Monday, April 20

Fantastic Fudgewiches

I made these yummy chocolate cookies yesterday. Cookies of any variety are a treat, but there's something special about sandwich cookies, don't you think? These cookies were not difficult to make and seemed even more manageable when only working with part of the dough. It keeps in the fridge, so you can make part of the recipe one day and the rest the next, if you'd like. I'm not a big fan of recipes that are so sensitive you have to bake all the dough at once. Too time-consuming.
Get your chocolate fix with these Fantastic Fudgewiches from Nancy Baggett's The All-American Cookie Book.
(I got my copy of the recipe from the book, but I found it reprinted online here and copied it for you below).



It's best not to make the cookies too large, as two wafers and an ample amount of filling yield a generous serving. For convenience, the fudge may be made ahead and reheated when needed to fill the sandwiches. From "The All-American Cookie Book," by Nancy Baggett (Houghton-Mifflin, 2001)


1 3/4 cups all-purpose flour

1/3 cup unsweetened Dutch-process cocoa powder, sifted after measuring, if lumpy

1 teaspoon baking powder

2/3 cup (1 stick plus 2 2/3 tablespoons) unsalted butter, slightly softened

2 tablespoons flavorless vegetable oil

3/4 cup sugar

1 large egg

2 teaspoons vanilla extract

Scant 1/2 teaspoon salt


1 (14-ounce) can sweetened condensed milk

1 1/2 cups semisweet chocolate morsels

1 1/2 ounces unsweetened chocolate, broken up or coarsely chopped

1 1/2 tablespoons unsalted butter, slightly softened

1 teaspoon vanilla extract

About 1 tablespoon unsweetened Dutch-process cocoa powder, optional


  • In a large bowl, thoroughly stir the flour, cocoa powder and baking powder; set aside. In another large bowl, with an electric mixer on low then medium speed, beat together the butter, oil and sugar until light and fluffy. Add the egg, vanilla and salt, and beat until well blended and smooth. Beat or stir in the flour mixture until evenly incorporated.
  • Divide the dough in half. Place each portion between large sheets of wax paper. Roll out each portion 1/8-inch thick; check the underside of the dough and smooth out any wrinkles that form. Stack the rolled portions (paper still attached) on a baking sheet. Refrigerate for 45 minutes, or until chilled and firm but not hard, or freeze for about 20 minutes to speed chilling. (If desired, the dough may be held for up to 24 hours; let warm up slightly before using.)
  • Heat the oven to 350 degrees. Grease several baking sheets or coat with nonstick spray.
  • Working with one portion at a time and leaving the remaining dough chilled, gently peel away, then pat 1 sheet of wax paper back into place. Flip the dough over, then peel off and discard the second sheet.
  • Using a 2-inch round or square cutter, cut out the cookies. If desired, using a mini cutter, the larger end of a pastry piping tip or a thimble, cut away a small hole from the center of half the cookies. (If at any point the dough softens too much to handle easily, transfer the paper and cookies to a baking sheet and refrigerate or freeze until firm again.)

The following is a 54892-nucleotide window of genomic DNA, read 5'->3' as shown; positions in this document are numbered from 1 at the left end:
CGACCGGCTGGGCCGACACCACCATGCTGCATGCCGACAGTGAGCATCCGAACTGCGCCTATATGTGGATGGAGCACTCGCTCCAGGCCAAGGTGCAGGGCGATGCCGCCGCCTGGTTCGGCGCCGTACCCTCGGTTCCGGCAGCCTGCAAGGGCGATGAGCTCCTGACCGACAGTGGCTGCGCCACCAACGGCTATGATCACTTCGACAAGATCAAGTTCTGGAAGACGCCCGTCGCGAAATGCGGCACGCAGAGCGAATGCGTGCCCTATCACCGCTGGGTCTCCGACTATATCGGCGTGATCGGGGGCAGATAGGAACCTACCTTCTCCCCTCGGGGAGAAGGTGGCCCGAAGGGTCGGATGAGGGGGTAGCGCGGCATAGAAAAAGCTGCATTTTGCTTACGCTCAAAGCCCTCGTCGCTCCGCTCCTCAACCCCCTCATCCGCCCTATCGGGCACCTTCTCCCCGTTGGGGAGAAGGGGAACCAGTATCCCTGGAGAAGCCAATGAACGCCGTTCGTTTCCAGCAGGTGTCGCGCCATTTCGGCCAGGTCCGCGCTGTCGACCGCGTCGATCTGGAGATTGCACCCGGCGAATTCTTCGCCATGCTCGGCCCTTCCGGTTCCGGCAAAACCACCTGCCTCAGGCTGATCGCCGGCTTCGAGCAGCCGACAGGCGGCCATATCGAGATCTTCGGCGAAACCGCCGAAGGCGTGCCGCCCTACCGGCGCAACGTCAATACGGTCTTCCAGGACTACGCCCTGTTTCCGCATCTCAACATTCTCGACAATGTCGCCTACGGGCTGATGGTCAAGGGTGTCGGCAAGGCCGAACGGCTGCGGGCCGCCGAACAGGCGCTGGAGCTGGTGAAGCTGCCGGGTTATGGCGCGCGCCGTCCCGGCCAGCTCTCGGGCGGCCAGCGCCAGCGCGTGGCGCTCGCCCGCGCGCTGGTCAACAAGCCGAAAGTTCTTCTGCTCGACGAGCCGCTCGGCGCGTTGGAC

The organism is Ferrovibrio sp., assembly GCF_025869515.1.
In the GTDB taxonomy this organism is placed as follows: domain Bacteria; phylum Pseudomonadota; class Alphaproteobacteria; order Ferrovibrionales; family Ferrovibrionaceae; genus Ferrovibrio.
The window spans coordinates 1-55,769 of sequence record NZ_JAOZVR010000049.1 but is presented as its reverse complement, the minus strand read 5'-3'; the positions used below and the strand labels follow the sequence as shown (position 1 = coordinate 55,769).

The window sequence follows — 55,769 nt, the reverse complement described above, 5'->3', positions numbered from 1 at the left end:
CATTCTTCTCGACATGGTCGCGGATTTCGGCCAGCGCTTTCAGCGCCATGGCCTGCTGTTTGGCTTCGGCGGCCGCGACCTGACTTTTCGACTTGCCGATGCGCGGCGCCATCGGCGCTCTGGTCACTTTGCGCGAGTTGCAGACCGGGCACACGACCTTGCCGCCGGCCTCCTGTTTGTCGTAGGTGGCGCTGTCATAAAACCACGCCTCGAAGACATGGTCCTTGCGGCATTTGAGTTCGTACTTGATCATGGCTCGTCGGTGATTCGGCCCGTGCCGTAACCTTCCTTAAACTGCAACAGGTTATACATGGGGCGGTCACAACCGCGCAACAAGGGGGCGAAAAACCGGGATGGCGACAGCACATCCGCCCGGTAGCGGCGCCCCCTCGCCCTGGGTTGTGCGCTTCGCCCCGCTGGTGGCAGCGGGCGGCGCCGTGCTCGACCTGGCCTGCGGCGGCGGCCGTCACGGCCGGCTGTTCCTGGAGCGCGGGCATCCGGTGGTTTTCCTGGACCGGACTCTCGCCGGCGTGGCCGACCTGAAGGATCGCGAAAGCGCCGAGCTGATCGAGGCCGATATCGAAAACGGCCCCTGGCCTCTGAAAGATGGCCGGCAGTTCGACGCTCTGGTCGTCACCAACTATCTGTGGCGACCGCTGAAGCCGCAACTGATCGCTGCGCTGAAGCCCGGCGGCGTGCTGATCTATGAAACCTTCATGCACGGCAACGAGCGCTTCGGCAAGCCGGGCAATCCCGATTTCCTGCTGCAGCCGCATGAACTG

• Using a spatula, carefully transfer the cookies to the baking sheets, spacing about 1 1/2 inches apart. Place the solid rounds on one sheet and the rounds with the holes on another. Re-roll any dough scraps. Continue cutting out cookies until all the dough is used.
  • Bake cookies, 1 sheet at a time, in the upper third of oven to 6-9 minutes, or until almost firm when pressed in centers; cutaways will bake faster. Reverse the sheet from front to back halfway through cooking.
  • Transfer sheet to a wire rack and let stand until the cookies firm up slightly. Transfer to wire racks to cool completely.


  • In a 1-quart or similar saucepan, stir the condensed milk, chocolate morsels, unsweetened chocolate and butter over medium-low heat. Heat, stirring constantly, until the chocolates melt and the mixture is smooth; be careful not to burn. Immediately remove from heat. Stir in vanilla, let cool until thickened just enough to spread.
  • Spread the fudge about 1/3-inch thick on the underside of each cookie bottom. (If the fudge stiffens while you work, reheat over low heat, stirring constantly.)
  • Center the tops over the bottoms and press down lightly. Lightly dust tops with cocoa powder if desired.
  • Store in an airtight container for up to 1 week. Wafers can be frozen for up to 1 month but should not be filled and sandwiched together until shortly before serving.


    moomer said...

    I am now imagining how many of these I would eat if a plateful were placed before me...way too many! mmmmmmm.

    vera said...

    holy macaroni those look DELISH!!

    Katherine Marie! said...

    WOW---- I don't even like chocolate---and these look soooo appealing. What gorgeous cookies you have!!!!

    Susie C said...

    Megan does it again! Mm, mmm, looks so good.
    Where do you buy Dutch process cocoa? I used to find it at Home Economist but no longer.

    Amy said...

    Wow. Those look amazing.

    Hi! I'm Lisa. said...

    That Nancy Baggett book is the best! I make her Whoopie Pies every year for our school carnival and the Watkins Vanilla Sugar Cookies are the best I've tasted. I'll have to try these sandwiches next.

    Erica said...

    Perfect to bring for a school birthday treat!

    Leslie said...

    Those look amazing. Thanks so much for sharing.

    Hoosier Homemade said...

    Those sound awesome! I'm definately adding those to my list! Thanks for sharing!

    Anonymous said...

    YUM!! I made these today and wow they are delish!! Thanx for the recipe inspiration.

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    safemeds said...

    The first thing that I want to do with those cookies. it is to eat them with milk.

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